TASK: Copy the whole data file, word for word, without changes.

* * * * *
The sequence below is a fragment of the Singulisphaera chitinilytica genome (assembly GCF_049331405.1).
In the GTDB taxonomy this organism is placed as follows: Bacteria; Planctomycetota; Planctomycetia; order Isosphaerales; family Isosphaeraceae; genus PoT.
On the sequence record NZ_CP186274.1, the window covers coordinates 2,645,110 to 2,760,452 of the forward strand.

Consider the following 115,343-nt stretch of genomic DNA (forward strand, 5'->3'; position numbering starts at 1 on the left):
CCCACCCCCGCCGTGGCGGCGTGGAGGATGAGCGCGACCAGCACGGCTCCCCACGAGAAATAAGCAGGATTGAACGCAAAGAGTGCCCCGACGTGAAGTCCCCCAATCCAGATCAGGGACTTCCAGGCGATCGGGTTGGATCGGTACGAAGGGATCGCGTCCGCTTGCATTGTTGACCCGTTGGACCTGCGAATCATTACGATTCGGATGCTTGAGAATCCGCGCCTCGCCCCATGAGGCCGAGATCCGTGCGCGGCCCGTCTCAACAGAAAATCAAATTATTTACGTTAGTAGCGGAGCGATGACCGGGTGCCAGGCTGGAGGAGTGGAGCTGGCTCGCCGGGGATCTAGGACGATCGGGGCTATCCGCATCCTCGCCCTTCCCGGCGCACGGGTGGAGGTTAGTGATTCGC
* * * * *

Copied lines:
The sequence below is a fragment of the Singulisphaera chitinilytica genome (assembly GCF_049331405.1).
In the GTDB taxonomy this organism is placed as follows: Bacteria; Planctomycetota; Planctomycetia; order Isosphaerales; family Isosphaeraceae; genus PoT.
On the sequence record NZ_CP186274.1, the window covers coordinates 2,645,110 to 2,760,452 of the forward strand.

Consider the following 115,343-nt stretch of genomic DNA (forward strand, 5'->3'; position numbering starts at 1 on the left):
CCCACCCCCGCCGTGGCGGCGTGGAGGATGAGCGCGACCAGCACGGCTCCCCACGAGAAATAAGCAGGATTGAACGCAAAGAGTGCCCCGACGTGAAGTCCCCCAATCCAGATCAGGGACTTCCAGGCGATCGGGTTGGATCGGTACGAAGGGATCGCGTCCGCTTGCATTGTTGACCCGTTGGACCTGCGAATCATTACGATTCGGATGCTTGAGAATCCGCGCCTCGCCCCATGAGGCCGAGATCCGTGCGCGGCCCGTCTCAACAGAAAATCAAATTATTTACGTTAGTAGCGGAGCGATGACCGGGTGCCAGGCTGGAGGAGTGGAGCTGGCTCGCCGGGGATCTAGGACGATCGGGGCTATCCGCATCCTCGCCCTTCCCGGCGCACGGGTGGAGGTTAGTGATTCGC